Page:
Westminster's Theater Without Limits camp is designed to give students of different learning styles, including those with physical or learning disabilities, a taste of the theatrical life. This weekend, they will join other community actors in a performance of "The Sound of Music."
"What's really neat about the camp is that it's not just a camp for children with learning disabilities. It's not just a camp for kids who are challenged. It's a camp where we accept everybody," Suzi Eldridge, artistic director said. "We have campers who are performers, and we have kids here with Down syndrome, so they are modeling and working together and learning to work as a team."
The performance is being hosted by Theater Without Limits, an organization that runs both a theater troupe of experienced actors and a week-long theater camp for students in the community. Every year, Theater Without Limits hosts a theatrical production where the 16 camp students have an opportunity to share the stage with actors from the troupe. Director Deb Carson said the campers will participate in some of the ensemble numbers of the matinee production of "The Sound of Music."
During the show, the campers will join the rest of the cast in songs such as "Do-Re-Mi" and "Edelweiss," acting as backup singers. While practicing in camp, they take the roles of the main characters themselves and act out several of the show's key scenes with Eldridge and counselors, utilizing the lessons they've learned. Counselor Rose Hahn said she loves working with children because they bring so much enthusiasm to their singing and acting.
During a rehearsal of the song "Let it Go" for their performance Friday, several of the students and counselors belted out the hit song from the Disney film "Frozen." Eldridge said they always light up when given the freedom to really project.
"If you could just bottle their energy, you'd have something really special," Eldridge said.
Throughout the week, the campers start their day with morning improvisation activities before their structured lesson. They finish the day by rehearsing their numbers for "The Sound of Music" as well as songs for an in-house performance for parents Friday.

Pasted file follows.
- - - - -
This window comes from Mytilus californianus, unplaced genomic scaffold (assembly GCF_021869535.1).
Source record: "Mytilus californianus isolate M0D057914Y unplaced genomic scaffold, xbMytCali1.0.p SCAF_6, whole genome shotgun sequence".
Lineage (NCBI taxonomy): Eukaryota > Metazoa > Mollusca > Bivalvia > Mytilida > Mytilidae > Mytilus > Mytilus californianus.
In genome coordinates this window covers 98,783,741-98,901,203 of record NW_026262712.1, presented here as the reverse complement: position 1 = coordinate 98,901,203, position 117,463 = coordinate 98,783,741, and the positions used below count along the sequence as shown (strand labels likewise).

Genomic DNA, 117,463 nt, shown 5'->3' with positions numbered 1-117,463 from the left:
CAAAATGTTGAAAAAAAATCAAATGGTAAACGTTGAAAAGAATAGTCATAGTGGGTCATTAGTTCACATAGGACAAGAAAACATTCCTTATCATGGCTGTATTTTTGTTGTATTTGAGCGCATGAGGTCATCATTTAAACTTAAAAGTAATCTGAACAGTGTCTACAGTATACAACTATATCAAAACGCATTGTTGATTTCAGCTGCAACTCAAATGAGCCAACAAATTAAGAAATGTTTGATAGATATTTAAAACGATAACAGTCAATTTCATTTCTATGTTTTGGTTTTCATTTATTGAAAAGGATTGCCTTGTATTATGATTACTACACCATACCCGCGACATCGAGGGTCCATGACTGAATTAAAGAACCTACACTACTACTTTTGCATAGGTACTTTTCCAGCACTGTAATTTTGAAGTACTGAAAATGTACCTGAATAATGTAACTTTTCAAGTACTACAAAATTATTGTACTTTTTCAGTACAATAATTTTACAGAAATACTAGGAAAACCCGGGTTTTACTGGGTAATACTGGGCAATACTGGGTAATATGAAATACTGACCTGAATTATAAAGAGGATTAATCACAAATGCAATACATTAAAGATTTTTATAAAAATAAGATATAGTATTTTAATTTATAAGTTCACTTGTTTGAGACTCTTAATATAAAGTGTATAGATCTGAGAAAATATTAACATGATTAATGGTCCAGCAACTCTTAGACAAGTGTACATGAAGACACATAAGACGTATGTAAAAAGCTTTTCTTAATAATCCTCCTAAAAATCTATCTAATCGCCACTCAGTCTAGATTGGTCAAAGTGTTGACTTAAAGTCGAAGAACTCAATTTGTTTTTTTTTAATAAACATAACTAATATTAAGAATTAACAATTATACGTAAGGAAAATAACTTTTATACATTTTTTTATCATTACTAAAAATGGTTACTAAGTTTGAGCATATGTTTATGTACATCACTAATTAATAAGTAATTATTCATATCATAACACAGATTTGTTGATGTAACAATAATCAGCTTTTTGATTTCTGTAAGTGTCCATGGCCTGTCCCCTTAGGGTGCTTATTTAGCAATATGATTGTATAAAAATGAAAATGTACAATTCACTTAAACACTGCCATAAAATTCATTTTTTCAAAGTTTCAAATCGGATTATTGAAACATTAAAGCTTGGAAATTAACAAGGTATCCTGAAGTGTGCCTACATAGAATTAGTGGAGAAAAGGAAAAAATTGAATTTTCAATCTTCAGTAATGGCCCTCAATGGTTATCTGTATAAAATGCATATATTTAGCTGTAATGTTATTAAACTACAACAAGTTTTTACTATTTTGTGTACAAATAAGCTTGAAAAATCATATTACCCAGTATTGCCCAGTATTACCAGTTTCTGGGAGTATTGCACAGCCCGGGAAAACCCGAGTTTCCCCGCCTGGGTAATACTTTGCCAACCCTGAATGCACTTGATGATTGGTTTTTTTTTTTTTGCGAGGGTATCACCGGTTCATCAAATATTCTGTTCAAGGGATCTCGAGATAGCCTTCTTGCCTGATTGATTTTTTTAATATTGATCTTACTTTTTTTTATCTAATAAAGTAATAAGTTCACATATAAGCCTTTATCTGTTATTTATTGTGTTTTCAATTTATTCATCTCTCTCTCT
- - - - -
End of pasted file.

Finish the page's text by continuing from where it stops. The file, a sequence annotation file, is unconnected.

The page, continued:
Both the troupe and camp were created last year as a way to raise money for the North Carroll Community School.
"Both of my sons attend here," Eldridge said. "When we were looking to raise money, I figured since I'm a music teacher, and that's my passion, why don't I try and put a show together. I expected it would just be a little thing and the parents would come, but then it grew and grew."
Carson said last year they had to make do with about 10 actors for their performance of "You're a Good Man, Charlie Brown." Finding success with that show, Carson said word spread to other actors in the area, allowing them to put together a larger show this year.
"Last year we did 'Snoopy,' which was very basic and very simple, we had blocks and a dog house and that's it," Eldridge said. "Deb came to me at the end of last year and said ‘What about the "Sound of Music?"' and I said ‘No way.'"
Soon, with the help of friends and family, Eldridge said they were able to build a set, procure costumes and ready the production.
"The community really came together to help make this happen," Eldridge said. "My husband built stairs for us; we borrowed costumes from other theater groups. People from all walks of life came together to help make this happen."